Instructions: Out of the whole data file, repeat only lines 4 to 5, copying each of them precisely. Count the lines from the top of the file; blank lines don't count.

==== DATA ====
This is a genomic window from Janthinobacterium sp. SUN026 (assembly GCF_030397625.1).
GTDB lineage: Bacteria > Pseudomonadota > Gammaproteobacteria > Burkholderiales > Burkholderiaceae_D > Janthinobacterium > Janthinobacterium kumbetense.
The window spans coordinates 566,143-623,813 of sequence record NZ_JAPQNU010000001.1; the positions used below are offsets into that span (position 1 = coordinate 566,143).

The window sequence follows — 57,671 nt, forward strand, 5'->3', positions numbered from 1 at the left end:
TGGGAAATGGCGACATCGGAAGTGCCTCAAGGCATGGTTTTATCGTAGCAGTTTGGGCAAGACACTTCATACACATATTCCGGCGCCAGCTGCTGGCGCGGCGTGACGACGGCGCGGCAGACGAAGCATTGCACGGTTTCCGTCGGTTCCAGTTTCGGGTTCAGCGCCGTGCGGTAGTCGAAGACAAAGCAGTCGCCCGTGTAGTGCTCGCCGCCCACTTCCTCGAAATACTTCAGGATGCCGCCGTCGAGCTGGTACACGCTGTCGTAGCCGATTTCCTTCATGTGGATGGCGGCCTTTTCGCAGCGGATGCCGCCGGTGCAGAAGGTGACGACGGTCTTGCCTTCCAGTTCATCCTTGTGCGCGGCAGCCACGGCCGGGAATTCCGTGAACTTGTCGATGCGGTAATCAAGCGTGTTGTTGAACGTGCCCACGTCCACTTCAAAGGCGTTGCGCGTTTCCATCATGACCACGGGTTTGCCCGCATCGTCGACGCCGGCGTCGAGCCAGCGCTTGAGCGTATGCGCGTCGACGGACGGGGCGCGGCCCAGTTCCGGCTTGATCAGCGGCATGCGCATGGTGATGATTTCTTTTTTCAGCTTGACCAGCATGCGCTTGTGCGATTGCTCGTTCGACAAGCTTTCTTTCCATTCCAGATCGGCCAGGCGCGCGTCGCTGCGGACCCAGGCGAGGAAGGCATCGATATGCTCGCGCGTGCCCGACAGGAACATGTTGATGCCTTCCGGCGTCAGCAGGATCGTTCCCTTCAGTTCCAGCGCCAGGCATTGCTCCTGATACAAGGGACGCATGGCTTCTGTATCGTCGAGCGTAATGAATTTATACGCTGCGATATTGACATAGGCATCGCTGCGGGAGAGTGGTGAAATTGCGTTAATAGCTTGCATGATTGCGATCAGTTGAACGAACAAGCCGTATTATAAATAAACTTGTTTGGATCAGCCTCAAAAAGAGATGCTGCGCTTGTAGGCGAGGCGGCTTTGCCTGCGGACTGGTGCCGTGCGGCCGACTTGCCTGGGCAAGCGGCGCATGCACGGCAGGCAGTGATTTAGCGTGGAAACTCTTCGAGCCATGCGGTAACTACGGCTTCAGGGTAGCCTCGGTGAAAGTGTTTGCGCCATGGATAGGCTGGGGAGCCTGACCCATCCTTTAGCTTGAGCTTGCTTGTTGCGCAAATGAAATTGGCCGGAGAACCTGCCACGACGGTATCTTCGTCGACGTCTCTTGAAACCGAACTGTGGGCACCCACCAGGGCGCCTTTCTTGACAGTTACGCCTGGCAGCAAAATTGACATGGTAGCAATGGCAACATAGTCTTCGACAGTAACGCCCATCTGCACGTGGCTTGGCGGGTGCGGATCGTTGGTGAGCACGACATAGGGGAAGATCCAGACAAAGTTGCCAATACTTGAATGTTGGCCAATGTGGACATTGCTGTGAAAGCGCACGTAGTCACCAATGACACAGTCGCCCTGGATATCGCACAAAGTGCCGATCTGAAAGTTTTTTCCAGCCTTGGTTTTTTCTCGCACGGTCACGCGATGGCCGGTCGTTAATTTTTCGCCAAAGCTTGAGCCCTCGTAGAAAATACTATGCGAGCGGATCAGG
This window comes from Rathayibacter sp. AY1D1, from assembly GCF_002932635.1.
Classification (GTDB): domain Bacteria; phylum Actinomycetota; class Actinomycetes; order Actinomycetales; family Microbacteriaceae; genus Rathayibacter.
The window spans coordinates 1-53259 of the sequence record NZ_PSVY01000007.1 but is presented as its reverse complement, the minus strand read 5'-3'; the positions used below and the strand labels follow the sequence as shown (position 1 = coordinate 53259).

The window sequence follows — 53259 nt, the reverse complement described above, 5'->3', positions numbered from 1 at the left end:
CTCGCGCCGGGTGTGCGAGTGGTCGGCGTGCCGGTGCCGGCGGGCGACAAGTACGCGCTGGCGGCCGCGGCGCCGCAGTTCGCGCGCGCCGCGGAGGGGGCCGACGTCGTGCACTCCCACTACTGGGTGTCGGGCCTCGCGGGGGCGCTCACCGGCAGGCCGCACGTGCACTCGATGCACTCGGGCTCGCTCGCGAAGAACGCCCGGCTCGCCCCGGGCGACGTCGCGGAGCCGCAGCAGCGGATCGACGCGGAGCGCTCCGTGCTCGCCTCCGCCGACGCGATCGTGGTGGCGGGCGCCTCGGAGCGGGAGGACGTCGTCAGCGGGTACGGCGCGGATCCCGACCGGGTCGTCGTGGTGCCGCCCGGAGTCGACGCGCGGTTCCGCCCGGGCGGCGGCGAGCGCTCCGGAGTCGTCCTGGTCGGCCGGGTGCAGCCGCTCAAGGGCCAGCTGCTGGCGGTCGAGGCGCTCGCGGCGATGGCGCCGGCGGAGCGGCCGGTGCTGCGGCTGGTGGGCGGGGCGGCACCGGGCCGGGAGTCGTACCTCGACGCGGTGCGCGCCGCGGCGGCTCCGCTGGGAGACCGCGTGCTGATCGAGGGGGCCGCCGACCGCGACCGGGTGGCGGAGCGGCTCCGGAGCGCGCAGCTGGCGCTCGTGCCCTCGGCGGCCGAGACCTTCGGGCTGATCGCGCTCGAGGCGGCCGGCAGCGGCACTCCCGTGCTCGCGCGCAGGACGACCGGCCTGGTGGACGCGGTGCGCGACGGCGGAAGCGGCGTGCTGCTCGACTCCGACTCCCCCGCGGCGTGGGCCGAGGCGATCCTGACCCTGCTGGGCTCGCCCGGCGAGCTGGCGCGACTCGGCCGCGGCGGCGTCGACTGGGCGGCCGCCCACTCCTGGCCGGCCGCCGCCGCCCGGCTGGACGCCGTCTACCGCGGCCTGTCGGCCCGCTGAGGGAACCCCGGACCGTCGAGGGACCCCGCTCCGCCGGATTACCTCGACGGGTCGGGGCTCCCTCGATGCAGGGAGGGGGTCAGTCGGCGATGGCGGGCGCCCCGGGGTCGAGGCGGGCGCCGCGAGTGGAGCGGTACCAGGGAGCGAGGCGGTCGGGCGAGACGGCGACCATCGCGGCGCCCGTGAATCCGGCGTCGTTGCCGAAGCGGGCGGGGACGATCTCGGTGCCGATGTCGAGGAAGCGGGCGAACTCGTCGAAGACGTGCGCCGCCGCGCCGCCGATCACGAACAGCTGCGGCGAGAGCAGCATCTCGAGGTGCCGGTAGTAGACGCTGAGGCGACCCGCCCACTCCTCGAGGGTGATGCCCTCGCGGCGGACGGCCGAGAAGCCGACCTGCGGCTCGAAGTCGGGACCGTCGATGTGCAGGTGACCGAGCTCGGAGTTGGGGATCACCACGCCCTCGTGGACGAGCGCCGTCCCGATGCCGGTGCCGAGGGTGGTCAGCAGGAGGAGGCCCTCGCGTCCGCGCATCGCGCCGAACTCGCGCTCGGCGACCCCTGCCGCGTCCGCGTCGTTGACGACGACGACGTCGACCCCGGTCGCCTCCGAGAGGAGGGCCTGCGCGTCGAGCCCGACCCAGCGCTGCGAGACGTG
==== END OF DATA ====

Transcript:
The window sequence follows — 57,671 nt, forward strand, 5'->3', positions numbered from 1 at the left end:
TGGGAAATGGCGACATCGGAAGTGCCTCAAGGCATGGTTTTATCGTAGCAGTTTGGGCAAGACACTTCATACACATATTCCGGCGCCAGCTGCTGGCGCGGCGTGACGACGGCGCGGCAGACGAAGCATTGCACGGTTTCCGTCGGTTCCAGTTTCGGGTTCAGCGCCGTGCGGTAGTCGAAGACAAAGCAGTCGCCCGTGTAGTGCTCGCCGCCCACTTCCTCGAAATACTTCAGGATGCCGCCGTCGAGCTGGTACACGCTGTCGTAGCCGATTTCCTTCATGTGGATGGCGGCCTTTTCGCAGCGGATGCCGCCGGTGCAGAAGGTGACGACGGTCTTGCCTTCCAGTTCATCCTTGTGCGCGGCAGCCACGGCCGGGAATTCCGTGAACTTGTCGATGCGGTAATCAAGCGTGTTGTTGAACGTGCCCACGTCCACTTCAAAGGCGTTGCGCGTTTCCATCATGACCACGGGTTTGCCCGCATCGTCGACGCCGGCGTCGAGCCAGCGCTTGAGCGTATGCGCGTCGACGGACGGGGCGCGGCCCAGTTCCGGCTTGATCAGCGGCATGCGCATGGTGATGATTTCTTTTTTCAGCTTGACCAGCATGCGCTTGTGCGATTGCTCGTTCGACAAGCTTTCTTTCCATTCCAGATCGGCCAGGCGCGCGTCGCTGCGGACCCAGGCGAGGAAGGCATCGATATGCTCGCGCGTGCCCGACAGGAACATGTTGATGCCTTCCGGCGTCAGCAGGATCGTTCCCTTCAGTTCCAGCGCCAGGCATTGCTCCTGATACAAGGGACGCATGGCTTCTGTATCGTCGAGCGTAATGAATTTATACGCTGCGATATTGACATAGGCATCGCTGCGGGAGAGTGGTGAAATTGCGTTAATAGCTTGCATGATTGCGATCAGTTGAACGAACAAGCCGTATTATAAATAAACTTGTTTGGATCAGCCTCAAAAAGAGATGCTGCGCTTGTAGGCGAGGCGGCTTTGCCTGCGGACTGGTGCCGTGCGGCCGACTTGCCTGGGCAAGCGGCGCATGCACGGCAGGCAGTGATTTAGCGTGGAAACTCTTCGAGCCATGCGGTAACTACGGCTTCAGGGTAGCCTCGGTGAAAGTGTTTGCGCCATGGATAGGCTGGGGAGCCTGACCCATCCTTTAGCTTGAGCTTGCTTGTTGCGCAAATGAAATTGGCCGGAGAACCTGCCACGACGGTATCTTCGTCGACGTCTCTTGAAACCGAACTGTGGGCACCCACCAGGGCGCCTTTCTTGACAGTTACGCCTGGCAGCAAAATTGACATGGTAGCAATGGCAACATAGTCTTCGACAGTAACGCCCATCTGCACGTGGCTTGGCGGGTGCGGATCGTTGGTGAGCACGACATAGGGGAAGATCCAGACAAAGTTGCCAATACTTGAATGTTGGCCAATGTGGACATTGCTGTGAAAGCGCACGTAGTCACCAATGACACAGTCGCCCTGGATATCGCACAAAGTGCCGATCTGAAAGTTTTTTCCAGCCTTGGTTTTTTCTCGCACGGTCACGCGATGGCCGGTCGTTAATTTTTCGCCAAAGCTTGAGCCCTCGTAGAAAATACTATGCGAGCGGATCAGG